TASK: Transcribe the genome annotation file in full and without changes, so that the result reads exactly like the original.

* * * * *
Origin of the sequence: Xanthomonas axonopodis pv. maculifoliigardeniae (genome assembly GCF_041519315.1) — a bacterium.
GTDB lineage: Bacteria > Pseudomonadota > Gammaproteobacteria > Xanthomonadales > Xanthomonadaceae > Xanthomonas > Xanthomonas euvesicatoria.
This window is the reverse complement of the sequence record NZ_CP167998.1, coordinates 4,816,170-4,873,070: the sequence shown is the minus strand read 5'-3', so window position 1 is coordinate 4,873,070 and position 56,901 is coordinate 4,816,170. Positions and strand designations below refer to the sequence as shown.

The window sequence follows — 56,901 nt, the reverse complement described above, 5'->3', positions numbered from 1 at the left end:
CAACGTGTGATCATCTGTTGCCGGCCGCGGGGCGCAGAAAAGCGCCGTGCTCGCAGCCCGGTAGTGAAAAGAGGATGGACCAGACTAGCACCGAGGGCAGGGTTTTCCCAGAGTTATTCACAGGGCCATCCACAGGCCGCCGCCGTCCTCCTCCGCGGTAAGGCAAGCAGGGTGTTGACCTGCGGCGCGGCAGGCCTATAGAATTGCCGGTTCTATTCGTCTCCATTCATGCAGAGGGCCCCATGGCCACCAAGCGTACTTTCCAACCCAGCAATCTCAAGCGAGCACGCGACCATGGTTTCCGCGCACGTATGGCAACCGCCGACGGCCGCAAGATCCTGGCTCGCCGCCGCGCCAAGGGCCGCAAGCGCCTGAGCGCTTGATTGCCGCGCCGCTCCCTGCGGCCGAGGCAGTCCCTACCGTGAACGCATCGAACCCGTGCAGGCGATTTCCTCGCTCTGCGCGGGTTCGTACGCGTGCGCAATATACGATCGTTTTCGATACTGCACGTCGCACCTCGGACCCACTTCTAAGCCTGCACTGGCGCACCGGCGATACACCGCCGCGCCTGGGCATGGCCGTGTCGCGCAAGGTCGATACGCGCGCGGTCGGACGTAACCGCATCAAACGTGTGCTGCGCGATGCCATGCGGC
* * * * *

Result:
Origin of the sequence: Xanthomonas axonopodis pv. maculifoliigardeniae (genome assembly GCF_041519315.1) — a bacterium.
GTDB lineage: Bacteria > Pseudomonadota > Gammaproteobacteria > Xanthomonadales > Xanthomonadaceae > Xanthomonas > Xanthomonas euvesicatoria.
This window is the reverse complement of the sequence record NZ_CP167998.1, coordinates 4,816,170-4,873,070: the sequence shown is the minus strand read 5'-3', so window position 1 is coordinate 4,873,070 and position 56,901 is coordinate 4,816,170. Positions and strand designations below refer to the sequence as shown.

The window sequence follows — 56,901 nt, the reverse complement described above, 5'->3', positions numbered from 1 at the left end:
CAACGTGTGATCATCTGTTGCCGGCCGCGGGGCGCAGAAAAGCGCCGTGCTCGCAGCCCGGTAGTGAAAAGAGGATGGACCAGACTAGCACCGAGGGCAGGGTTTTCCCAGAGTTATTCACAGGGCCATCCACAGGCCGCCGCCGTCCTCCTCCGCGGTAAGGCAAGCAGGGTGTTGACCTGCGGCGCGGCAGGCCTATAGAATTGCCGGTTCTATTCGTCTCCATTCATGCAGAGGGCCCCATGGCCACCAAGCGTACTTTCCAACCCAGCAATCTCAAGCGAGCACGCGACCATGGTTTCCGCGCACGTATGGCAACCGCCGACGGCCGCAAGATCCTGGCTCGCCGCCGCGCCAAGGGCCGCAAGCGCCTGAGCGCTTGATTGCCGCGCCGCTCCCTGCGGCCGAGGCAGTCCCTACCGTGAACGCATCGAACCCGTGCAGGCGATTTCCTCGCTCTGCGCGGGTTCGTACGCGTGCGCAATATACGATCGTTTTCGATACTGCACGTCGCACCTCGGACCCACTTCTAAGCCTGCACTGGCGCACCGGCGATACACCGCCGCGCCTGGGCATGGCCGTGTCGCGCAAGGTCGATACGCGCGCGGTCGGACGTAACCGCATCAAACGTGTGCTGCGCGATGCCATGCGGC